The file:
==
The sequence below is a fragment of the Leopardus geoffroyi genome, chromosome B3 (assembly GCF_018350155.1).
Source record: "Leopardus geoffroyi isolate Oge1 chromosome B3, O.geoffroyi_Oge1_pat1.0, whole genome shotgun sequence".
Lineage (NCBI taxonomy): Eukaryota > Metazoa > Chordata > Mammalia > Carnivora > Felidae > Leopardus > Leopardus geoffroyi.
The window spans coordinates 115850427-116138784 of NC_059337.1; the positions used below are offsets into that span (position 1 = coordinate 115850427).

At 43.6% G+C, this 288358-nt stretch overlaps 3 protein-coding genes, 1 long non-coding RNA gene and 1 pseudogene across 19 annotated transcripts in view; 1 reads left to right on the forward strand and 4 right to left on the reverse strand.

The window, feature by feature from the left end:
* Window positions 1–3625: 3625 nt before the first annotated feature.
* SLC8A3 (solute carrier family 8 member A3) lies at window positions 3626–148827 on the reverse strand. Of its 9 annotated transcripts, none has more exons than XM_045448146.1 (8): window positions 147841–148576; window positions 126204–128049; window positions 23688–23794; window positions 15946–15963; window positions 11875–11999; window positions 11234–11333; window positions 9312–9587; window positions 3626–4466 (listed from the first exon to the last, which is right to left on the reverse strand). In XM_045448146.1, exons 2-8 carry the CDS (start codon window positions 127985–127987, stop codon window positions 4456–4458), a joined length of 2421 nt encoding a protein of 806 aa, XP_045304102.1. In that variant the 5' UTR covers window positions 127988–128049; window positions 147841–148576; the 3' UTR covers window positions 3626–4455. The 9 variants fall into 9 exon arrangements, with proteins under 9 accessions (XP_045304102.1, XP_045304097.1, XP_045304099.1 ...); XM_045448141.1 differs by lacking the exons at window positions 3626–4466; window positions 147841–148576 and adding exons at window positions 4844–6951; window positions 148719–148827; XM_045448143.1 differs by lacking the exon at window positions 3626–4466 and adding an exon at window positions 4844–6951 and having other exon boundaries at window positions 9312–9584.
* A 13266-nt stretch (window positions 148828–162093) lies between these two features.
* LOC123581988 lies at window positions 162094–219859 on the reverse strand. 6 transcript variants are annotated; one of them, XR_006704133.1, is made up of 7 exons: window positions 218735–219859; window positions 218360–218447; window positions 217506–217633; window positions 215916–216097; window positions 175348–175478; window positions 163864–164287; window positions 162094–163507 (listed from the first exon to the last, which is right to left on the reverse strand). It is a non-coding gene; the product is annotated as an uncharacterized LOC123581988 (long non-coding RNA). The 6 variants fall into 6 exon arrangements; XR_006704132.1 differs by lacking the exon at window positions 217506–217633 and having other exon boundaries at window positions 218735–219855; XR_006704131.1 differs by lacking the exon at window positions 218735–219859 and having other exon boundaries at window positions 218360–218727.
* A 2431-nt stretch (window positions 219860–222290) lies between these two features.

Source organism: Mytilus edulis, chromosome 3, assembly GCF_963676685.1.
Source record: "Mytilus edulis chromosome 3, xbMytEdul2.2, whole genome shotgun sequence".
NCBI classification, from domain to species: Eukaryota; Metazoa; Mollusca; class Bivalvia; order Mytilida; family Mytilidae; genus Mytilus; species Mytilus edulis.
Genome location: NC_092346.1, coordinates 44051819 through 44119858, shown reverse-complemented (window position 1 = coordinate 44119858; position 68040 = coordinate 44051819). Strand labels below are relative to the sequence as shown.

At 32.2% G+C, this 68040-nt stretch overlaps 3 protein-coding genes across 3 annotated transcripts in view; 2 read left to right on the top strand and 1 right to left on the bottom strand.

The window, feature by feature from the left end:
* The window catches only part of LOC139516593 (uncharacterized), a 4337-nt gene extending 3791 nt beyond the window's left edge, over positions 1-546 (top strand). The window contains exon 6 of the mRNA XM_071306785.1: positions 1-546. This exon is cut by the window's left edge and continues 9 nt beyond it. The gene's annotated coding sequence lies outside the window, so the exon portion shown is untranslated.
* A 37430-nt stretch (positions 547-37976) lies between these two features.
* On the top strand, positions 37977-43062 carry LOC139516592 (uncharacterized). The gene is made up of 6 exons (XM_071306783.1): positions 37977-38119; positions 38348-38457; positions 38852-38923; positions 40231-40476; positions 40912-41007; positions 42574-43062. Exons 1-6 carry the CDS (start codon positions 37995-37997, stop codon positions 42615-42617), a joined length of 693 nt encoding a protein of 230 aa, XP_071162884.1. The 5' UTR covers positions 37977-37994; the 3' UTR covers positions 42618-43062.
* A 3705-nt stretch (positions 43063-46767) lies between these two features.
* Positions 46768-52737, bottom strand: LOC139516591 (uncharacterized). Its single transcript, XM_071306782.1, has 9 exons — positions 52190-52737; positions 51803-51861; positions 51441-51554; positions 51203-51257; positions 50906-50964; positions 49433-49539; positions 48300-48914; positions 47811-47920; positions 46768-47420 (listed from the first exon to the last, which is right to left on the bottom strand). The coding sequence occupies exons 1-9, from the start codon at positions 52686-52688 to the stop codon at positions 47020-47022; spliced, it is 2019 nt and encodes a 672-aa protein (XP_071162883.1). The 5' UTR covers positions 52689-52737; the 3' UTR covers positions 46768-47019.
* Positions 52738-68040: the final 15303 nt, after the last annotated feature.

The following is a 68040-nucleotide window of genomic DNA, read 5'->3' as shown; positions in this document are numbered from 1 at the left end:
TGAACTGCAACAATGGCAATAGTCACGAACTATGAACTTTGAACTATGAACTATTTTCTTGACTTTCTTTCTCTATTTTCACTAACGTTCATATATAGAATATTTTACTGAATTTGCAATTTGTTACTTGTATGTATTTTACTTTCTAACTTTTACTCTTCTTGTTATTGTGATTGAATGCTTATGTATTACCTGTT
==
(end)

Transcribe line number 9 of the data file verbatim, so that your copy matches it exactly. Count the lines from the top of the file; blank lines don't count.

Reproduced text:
* A 13266-nt stretch (window positions 148828–162093) lies between these two features.